On May third, General Getty ordered a reconnaisance of the region along the Providence Church Road. The 89th and 103rd NY regiments led the movement. As they advanced, they overran a number of positions. There were no causalties in the 89th that day according to official reports, yet we know from other records that there were three wounded men of Co. I, namely Pvt. John Davidson, who made a miraculous recovery only to die convalescing at home in Delaware Co.; Pvt. John Thompson, and Lt. Henry Epps; and also Pvt. Whitney Moore of Co. G who was discharged for his disability some six months later. On the night of May third, the Confederates abandoned all of their siege positions and withdrew back towards the Blackwater River. The Siege of Suffolk was over. Norfolk was safe for the time. In the siege, the 89th had a total of 3 killed (the other not named above may have been Pvt. John Clemens of Co. D) and 10 wounded.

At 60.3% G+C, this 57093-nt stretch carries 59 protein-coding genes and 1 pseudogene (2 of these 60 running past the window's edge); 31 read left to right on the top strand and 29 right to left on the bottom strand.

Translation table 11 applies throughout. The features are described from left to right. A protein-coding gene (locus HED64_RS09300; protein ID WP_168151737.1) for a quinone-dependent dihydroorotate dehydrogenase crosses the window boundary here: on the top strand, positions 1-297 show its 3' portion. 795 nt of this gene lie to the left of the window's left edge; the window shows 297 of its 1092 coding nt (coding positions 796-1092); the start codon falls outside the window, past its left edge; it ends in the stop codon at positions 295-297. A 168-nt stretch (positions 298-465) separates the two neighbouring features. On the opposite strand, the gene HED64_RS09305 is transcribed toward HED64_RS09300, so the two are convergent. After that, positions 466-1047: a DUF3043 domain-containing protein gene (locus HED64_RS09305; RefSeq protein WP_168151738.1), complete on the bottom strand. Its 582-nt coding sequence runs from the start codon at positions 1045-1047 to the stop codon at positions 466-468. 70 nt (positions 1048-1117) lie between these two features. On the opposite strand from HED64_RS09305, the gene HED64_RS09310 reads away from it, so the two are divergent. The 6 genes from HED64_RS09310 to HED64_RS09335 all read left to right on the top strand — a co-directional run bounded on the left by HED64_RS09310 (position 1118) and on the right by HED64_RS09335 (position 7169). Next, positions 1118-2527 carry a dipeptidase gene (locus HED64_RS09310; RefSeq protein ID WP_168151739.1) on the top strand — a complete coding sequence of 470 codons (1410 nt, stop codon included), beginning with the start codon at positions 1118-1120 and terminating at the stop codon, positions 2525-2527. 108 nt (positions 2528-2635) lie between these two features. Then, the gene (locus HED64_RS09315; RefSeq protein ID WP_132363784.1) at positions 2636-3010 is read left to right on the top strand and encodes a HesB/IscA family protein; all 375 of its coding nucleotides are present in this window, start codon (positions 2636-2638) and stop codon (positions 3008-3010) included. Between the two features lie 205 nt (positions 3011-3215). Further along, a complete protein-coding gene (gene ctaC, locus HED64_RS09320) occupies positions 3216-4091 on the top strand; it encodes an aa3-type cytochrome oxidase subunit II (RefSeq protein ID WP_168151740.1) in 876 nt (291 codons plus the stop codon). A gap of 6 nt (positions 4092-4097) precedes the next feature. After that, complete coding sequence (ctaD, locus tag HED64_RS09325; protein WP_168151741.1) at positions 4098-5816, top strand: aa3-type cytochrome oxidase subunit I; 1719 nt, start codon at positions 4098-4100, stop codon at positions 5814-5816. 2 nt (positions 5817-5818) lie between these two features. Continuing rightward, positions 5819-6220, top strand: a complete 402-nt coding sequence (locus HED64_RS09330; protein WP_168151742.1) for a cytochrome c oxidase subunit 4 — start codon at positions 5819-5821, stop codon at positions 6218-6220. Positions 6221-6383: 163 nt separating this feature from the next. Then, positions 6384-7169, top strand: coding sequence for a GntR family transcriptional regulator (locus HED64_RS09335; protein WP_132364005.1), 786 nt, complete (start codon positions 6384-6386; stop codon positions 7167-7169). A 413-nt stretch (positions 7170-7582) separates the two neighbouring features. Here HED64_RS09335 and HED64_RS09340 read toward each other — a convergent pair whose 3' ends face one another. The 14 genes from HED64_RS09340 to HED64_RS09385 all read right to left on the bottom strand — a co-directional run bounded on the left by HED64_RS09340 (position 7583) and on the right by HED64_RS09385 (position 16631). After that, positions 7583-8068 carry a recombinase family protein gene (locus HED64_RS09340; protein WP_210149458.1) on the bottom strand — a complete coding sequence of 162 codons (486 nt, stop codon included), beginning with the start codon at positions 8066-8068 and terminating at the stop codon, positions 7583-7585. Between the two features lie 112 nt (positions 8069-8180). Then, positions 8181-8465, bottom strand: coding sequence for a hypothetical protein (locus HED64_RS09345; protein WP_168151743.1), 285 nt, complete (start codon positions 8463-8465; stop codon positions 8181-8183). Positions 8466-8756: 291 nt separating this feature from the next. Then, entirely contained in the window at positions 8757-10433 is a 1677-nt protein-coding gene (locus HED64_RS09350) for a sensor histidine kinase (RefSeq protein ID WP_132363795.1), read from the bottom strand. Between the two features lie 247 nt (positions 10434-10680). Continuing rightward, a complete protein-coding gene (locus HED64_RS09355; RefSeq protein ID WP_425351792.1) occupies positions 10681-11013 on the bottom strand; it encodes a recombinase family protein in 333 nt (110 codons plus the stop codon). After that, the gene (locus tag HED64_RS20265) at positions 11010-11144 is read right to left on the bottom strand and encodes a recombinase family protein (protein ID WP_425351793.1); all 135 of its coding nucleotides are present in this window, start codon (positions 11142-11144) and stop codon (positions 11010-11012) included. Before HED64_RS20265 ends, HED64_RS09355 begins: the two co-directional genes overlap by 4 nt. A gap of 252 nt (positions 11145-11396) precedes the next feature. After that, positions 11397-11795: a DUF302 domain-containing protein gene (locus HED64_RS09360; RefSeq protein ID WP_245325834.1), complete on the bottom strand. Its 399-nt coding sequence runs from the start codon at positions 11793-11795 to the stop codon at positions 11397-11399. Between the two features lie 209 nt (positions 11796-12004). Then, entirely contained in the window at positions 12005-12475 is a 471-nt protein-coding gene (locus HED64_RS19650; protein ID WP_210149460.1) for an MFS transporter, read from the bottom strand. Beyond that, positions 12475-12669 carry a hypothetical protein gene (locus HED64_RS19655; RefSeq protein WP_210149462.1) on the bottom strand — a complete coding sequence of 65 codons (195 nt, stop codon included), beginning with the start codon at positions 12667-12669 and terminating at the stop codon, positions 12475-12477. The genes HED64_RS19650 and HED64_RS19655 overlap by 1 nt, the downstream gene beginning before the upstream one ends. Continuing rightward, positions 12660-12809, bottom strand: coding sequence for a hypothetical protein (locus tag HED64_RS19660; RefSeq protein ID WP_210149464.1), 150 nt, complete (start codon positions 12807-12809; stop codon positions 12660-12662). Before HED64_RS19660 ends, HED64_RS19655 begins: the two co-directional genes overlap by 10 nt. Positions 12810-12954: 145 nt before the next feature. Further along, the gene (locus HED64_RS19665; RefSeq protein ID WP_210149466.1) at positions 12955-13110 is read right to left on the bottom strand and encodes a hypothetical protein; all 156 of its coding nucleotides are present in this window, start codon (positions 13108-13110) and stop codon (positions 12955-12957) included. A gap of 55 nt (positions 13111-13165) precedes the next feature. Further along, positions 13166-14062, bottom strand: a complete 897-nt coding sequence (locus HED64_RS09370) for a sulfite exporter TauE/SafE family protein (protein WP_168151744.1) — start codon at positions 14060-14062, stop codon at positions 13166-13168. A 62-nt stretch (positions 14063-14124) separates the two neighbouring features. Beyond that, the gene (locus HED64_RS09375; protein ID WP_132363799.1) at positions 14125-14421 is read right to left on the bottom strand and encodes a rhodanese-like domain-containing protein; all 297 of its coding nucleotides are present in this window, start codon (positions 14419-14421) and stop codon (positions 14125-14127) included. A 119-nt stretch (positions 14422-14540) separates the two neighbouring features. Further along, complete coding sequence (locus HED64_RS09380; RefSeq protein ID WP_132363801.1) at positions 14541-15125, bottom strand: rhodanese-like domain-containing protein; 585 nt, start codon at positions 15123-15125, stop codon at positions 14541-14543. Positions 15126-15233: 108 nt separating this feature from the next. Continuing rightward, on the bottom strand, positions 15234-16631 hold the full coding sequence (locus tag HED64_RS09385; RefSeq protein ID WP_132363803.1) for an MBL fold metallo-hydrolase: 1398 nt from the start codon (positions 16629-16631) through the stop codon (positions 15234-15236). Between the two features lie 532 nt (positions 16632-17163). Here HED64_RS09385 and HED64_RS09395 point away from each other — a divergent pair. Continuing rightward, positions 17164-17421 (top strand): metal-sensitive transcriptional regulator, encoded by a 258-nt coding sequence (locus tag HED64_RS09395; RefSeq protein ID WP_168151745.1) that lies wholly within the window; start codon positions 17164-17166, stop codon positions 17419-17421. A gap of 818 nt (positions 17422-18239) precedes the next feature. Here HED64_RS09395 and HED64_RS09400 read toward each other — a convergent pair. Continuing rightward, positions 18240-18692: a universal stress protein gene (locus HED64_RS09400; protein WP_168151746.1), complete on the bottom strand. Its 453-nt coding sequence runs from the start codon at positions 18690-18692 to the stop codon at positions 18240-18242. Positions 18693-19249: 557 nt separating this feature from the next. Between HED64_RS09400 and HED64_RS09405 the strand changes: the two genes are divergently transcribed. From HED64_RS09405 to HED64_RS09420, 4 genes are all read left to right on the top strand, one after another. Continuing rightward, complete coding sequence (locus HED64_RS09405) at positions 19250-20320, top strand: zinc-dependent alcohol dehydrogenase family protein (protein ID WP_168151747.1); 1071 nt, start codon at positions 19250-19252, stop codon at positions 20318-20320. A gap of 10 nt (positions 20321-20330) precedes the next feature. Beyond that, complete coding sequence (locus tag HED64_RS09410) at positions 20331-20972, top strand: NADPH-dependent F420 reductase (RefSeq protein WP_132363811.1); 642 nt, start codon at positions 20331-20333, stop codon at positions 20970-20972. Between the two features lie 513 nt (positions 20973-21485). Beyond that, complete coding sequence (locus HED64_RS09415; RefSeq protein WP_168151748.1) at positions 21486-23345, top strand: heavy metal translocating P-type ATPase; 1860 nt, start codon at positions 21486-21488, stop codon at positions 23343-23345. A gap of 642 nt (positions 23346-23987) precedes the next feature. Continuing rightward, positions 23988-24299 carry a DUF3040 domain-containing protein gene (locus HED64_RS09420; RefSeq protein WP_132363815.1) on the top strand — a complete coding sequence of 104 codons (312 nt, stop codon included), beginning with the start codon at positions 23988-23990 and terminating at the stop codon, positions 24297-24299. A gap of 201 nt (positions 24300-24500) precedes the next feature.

In late May, the troops were on the move again, this time to a camp nearer Norfolk, Virginia. From here, they were part of the 1863 peninsular movements, mindful of the defeats in the same regions the year before. By late July there was talk of the drafted men coming to fill the depleted ranks, and camp life was again routine, then suddenly on July 31st, they found themselves on board ship again, this time aboard the Adalaide, and ended in the Charleston Harbor region.
From their base on Folly Island, the unit was involved in the support of the various actions against the installations in Charleston Harbor, including Battery Wagner and the siege of Fort Sumpter. During their time in South Carolina, the 89th was transferred from the old Ninth Corps to the Tenth Corps. While in this theater they were not involved in combat. There were a number of deaths from disease however. The water quality and sanitation on the island were at times very poor, and diarrheal illnesses were common. Some of the men who died on Folly Island were: Pvts. Harvey Davis of Co. E, George Durfee of Co. H, and Ransom Frost of Co. G; Sgt. Ira Jacobs of Co. I; Pvts. Delos Letts and Isaac Swallow of Co. A, John Sweet of Co. B, James Watrous of Co. G; and Monroe Williams of Co. K.
They were in the region until later April of 1864 when they were moved back to Virginia. Sometime in the spring of 1864, the new recruits were arriving to fill the companies, some badly depleted by the ravages of war and disease. It is unlikely that there was much drill time for these men who were about to experience the life of the infantryman in earnest.
|General P.G. T. Beauregard.||
General Benjamin Butler